RACISM IN AMERICA

Early Incidents in the Fight against Racial Inequality

Early Incidents in the Fight against Racial Inequality

Racial Inequality From the 1950s, organizations created to defend the rights of African-Americans (such as the NAACP) and some individuals started to take a stance against these different forms of racial inequality.

Rosa Parks

Racial Inequality On 5th December 1955, a lady named Rosa Parks was sitting on a local bus in Montgomery, Alabama, when she was told by the driver to give up her seat to a white gentleman. At the time African-Americans such as Rosa were expected to do this, even though legally they weren’t required to do so. But she refused. She was arrested and convicted by a court.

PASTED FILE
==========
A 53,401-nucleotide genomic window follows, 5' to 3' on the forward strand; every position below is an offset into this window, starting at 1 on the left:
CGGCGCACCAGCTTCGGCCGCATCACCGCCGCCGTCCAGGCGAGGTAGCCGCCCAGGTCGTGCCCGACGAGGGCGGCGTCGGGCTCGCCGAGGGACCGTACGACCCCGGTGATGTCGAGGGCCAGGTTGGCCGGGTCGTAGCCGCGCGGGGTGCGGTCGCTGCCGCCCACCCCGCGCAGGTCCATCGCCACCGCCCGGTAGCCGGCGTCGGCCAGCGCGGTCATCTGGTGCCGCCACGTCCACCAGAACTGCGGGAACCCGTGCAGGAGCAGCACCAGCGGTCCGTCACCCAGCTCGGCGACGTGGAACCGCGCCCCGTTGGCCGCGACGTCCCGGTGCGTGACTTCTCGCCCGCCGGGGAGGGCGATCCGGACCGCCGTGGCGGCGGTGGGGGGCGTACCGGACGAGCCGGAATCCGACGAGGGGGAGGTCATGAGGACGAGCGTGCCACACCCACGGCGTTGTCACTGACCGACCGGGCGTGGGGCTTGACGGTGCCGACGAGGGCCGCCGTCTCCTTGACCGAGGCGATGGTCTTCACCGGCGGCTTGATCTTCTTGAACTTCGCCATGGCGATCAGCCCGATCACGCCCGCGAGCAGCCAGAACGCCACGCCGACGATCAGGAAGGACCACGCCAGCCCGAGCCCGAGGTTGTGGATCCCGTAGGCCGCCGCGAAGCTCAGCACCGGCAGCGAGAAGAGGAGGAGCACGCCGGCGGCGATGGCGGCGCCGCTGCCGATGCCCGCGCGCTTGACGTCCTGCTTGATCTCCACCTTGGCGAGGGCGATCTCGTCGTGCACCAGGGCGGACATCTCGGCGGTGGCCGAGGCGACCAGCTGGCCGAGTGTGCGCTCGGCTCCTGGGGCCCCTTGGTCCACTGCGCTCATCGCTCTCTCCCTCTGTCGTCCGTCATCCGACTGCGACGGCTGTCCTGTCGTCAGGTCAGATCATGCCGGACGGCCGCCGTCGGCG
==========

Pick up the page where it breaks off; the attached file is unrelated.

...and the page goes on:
The Montgomery Improvement Association, a local civil rights group whose leaders included Martin Luther King, organized the Montgomery Bus Boycott in response. The city’s black community rallied around the cause, and because African-Americans made up the majority of the bus service’s passengers, the company lost a lot of money. The boycott lasted for a year, ending when the Supreme Court ruled that Alabama’s laws on segregating public transport were unconstitutional.